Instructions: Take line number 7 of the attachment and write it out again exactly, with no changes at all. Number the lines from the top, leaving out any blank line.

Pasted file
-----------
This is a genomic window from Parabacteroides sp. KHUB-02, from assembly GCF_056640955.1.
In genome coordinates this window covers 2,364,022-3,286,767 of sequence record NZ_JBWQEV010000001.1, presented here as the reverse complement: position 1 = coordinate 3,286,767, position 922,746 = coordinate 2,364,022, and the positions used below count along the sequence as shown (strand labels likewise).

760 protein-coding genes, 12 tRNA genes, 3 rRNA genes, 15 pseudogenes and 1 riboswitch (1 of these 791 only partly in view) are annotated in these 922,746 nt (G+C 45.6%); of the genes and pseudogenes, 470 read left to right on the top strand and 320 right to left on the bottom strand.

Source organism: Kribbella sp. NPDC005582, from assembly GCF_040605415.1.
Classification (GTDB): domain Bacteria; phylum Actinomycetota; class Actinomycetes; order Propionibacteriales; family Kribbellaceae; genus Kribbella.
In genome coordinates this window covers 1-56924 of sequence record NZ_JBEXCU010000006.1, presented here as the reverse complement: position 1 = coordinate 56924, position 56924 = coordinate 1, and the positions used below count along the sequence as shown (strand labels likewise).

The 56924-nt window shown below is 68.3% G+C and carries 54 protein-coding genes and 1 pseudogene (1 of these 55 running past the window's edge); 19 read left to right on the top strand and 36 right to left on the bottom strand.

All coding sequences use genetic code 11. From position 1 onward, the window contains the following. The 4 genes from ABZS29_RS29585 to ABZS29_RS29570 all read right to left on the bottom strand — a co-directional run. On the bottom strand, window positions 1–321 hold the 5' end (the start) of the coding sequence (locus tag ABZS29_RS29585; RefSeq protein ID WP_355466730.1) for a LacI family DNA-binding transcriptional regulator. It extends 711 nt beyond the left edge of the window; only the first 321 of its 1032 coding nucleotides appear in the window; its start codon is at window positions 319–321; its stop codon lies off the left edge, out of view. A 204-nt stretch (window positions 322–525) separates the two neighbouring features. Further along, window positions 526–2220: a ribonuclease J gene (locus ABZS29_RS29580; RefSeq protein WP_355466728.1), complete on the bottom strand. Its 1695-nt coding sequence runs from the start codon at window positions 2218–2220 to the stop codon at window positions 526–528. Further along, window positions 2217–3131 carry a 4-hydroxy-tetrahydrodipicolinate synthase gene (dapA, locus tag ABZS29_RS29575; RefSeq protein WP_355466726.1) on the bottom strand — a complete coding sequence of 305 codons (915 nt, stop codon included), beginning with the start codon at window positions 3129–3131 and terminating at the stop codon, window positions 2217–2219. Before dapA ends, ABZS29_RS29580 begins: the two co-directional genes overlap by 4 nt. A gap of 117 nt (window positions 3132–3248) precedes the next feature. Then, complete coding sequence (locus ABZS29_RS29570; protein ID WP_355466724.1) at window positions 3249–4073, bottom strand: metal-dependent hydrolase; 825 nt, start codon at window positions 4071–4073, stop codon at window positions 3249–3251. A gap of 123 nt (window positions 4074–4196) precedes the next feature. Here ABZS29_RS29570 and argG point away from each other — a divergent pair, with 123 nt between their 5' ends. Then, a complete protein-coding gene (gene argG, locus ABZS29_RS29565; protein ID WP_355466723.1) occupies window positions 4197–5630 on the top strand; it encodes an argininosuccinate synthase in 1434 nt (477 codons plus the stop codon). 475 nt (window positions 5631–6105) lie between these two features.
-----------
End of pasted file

The 56924-nt window shown below is 68.3% G+C and carries 54 protein-coding genes and 1 pseudogene (1 of these 55 running past the window's edge); 19 read left to right on the top strand and 36 right to left on the bottom strand.